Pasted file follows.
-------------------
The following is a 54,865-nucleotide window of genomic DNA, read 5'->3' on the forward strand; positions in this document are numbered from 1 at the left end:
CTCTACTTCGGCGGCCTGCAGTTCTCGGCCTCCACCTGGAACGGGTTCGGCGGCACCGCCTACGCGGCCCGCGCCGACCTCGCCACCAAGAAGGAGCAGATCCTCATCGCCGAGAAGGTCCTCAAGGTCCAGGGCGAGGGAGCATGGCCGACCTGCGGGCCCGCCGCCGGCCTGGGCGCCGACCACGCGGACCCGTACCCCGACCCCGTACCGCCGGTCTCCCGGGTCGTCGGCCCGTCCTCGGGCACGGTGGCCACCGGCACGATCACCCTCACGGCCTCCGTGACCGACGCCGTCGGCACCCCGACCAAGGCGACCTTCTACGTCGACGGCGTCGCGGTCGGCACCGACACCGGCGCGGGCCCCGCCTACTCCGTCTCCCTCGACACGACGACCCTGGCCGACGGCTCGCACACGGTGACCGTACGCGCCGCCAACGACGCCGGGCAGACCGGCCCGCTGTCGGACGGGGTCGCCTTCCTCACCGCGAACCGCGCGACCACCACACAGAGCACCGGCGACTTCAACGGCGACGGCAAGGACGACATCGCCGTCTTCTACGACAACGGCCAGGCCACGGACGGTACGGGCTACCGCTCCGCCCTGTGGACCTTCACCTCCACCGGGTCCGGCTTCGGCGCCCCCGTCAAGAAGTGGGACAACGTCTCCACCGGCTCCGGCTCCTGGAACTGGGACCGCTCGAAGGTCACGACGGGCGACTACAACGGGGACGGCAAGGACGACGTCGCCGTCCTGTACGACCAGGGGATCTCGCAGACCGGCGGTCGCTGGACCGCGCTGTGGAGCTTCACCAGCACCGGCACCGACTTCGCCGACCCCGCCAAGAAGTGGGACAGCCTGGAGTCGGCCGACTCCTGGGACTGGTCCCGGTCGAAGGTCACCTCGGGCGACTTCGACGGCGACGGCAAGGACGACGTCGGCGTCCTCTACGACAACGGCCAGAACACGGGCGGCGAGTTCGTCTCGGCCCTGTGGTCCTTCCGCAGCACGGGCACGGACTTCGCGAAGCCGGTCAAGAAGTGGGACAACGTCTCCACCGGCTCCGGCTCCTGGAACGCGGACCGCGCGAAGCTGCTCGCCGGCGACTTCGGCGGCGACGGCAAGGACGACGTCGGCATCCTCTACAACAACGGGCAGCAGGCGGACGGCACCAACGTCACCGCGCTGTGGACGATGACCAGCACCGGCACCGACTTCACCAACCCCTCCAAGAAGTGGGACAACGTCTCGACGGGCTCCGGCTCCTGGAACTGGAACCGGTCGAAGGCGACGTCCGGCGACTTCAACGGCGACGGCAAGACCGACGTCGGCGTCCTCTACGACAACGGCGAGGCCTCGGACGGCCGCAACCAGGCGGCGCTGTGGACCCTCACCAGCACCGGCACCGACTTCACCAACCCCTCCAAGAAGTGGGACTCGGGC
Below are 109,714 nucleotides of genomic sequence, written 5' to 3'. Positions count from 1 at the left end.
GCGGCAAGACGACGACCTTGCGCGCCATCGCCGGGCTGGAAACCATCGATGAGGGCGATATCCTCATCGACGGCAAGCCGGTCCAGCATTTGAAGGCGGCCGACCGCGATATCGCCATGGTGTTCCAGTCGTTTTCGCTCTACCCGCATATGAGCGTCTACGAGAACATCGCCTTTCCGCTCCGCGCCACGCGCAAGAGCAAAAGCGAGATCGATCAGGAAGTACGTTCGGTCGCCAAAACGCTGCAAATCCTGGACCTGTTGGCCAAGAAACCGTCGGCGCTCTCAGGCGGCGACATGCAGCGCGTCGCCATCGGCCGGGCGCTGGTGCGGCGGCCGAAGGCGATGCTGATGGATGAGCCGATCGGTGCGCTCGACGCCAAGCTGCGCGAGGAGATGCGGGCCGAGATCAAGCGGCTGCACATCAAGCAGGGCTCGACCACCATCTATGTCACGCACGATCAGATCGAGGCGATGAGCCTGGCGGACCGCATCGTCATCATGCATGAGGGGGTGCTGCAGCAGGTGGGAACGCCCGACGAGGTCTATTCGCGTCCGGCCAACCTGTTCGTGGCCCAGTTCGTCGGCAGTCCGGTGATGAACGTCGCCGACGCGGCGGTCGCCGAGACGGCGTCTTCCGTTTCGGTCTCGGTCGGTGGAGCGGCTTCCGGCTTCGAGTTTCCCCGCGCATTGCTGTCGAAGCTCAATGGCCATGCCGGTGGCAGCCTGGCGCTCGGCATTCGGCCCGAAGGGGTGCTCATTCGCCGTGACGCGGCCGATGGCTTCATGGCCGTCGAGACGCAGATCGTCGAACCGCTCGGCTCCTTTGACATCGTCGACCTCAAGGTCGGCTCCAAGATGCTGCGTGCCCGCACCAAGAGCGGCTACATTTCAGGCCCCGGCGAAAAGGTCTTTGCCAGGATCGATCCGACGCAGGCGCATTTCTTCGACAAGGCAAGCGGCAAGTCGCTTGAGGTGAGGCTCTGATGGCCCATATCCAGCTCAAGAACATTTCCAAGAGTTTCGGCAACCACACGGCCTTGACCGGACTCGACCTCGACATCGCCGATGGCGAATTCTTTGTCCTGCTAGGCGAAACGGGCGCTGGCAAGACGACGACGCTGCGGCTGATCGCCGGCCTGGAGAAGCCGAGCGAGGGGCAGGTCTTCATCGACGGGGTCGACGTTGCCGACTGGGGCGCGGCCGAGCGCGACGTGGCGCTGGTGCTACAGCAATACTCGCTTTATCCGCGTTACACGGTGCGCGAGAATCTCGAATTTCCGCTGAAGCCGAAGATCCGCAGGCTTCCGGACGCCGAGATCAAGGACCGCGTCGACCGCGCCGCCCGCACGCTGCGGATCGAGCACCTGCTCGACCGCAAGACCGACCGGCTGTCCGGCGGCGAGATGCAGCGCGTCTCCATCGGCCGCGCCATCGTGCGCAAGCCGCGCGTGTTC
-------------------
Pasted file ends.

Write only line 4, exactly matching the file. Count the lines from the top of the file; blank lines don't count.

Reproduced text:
GCGGCAAGACGACGACCTTGCGCGCCATCGCCGGGCTGGAAACCATCGATGAGGGCGATATCCTCATCGACGGCAAGCCGGTCCAGCATTTGAAGGCGGCCGACCGCGATATCGCCATGGTGTTCCAGTCGTTTTCGCTCTACCCGCATATGAGCGTCTACGAGAACATCGCCTTTCCGCTCCGCGCCACGCGCAAGAGCAAAAGCGAGATCGATCAGGAAGTACGTTCGGTCGCCAAAACGCTGCAAATCCTGGACCTGTTGGCCAAGAAACCGTCGGCGCTCTCAGGCGGCGACATGCAGCGCGTCGCCATCGGCCGGGCGCTGGTGCGGCGGCCGAAGGCGATGCTGATGGATGAGCCGATCGGTGCGCTCGACGCCAAGCTGCGCGAGGAGATGCGGGCCGAGATCAAGCGGCTGCACATCAAGCAGGGCTCGACCACCATCTATGTCACGCACGATCAGATCGAGGCGATGAGCCTGGCGGACCGCATCGTCATCATGCATGAGGGGGTGCTGCAGCAGGTGGGAACGCCCGACGAGGTCTATTCGCGTCCGGCCAACCTGTTCGTGGCCCAGTTCGTCGGCAGTCCGGTGATGAACGTCGCCGACGCGGCGGTCGCCGAGACGGCGTCTTCCGTTTCGGTCTCGGTCGGTGGAGCGGCTTCCGGCTTCGAGTTTCCCCGCGCATTGCTGTCGAAGCTCAATGGCCATGCCGGTGGCAGCCTGGCGCTCGGCATTCGGCCCGAAGGGGTGCTCATTCGCCGTGACGCGGCCGATGGCTTCATGGCCGTCGAGACGCAGATCGTCGAACCGCTCGGCTCCTTTGACATCGTCGACCTCAAGGTCGGCTCCAAGATGCTGCGTGCCCGCACCAAGAGCGGCTACATTTCAGGCCCCGGCGAAAAGGTCTTTGCCAGGATCGATCCGACGCAGGCGCATTTCTTCGACAAGGCAAGCGGCAAGTCGCTTGAGGTGAGGCTCTGATGGCCCATATCCAGCTCAAGAACATTTCCAAGAGTTTCGGCAACCACACGGCCTTGACCGGACTCGACCTCGACATCGCCGATGGCGAATTCTTTGTCCTGCTAGGCGAAACGGGCGCTGGCAAGACGACGACGCTGCGGCTGATCGCCGGCCTGGAGAAGCCGAGCGAGGGGCAGGTCTTCATCGACGGGGTCGACGTTGCCGACTGGGGCGCGGCCGAGCGCGACGTGGCGCTGGTGCTACAGCAATACTCGCTTTATCCGCGTTACACGGTGCGCGAGAATCTCGAATTTCCGCTGAAGCCGAAGATCCGCAGGCTTCCGGACGCCGAGATCAAGGACCGCGTCGACCGCGCCGCCCGCACGCTGCGGATCGAGCACCTGCTCGACCGCAAGACCGACCGGCTGTCCGGCGGCGAGATGCAGCGCGTCTCCATCGGCCGCGCCATCGTGCGCAAGCCGCGCGTGTTC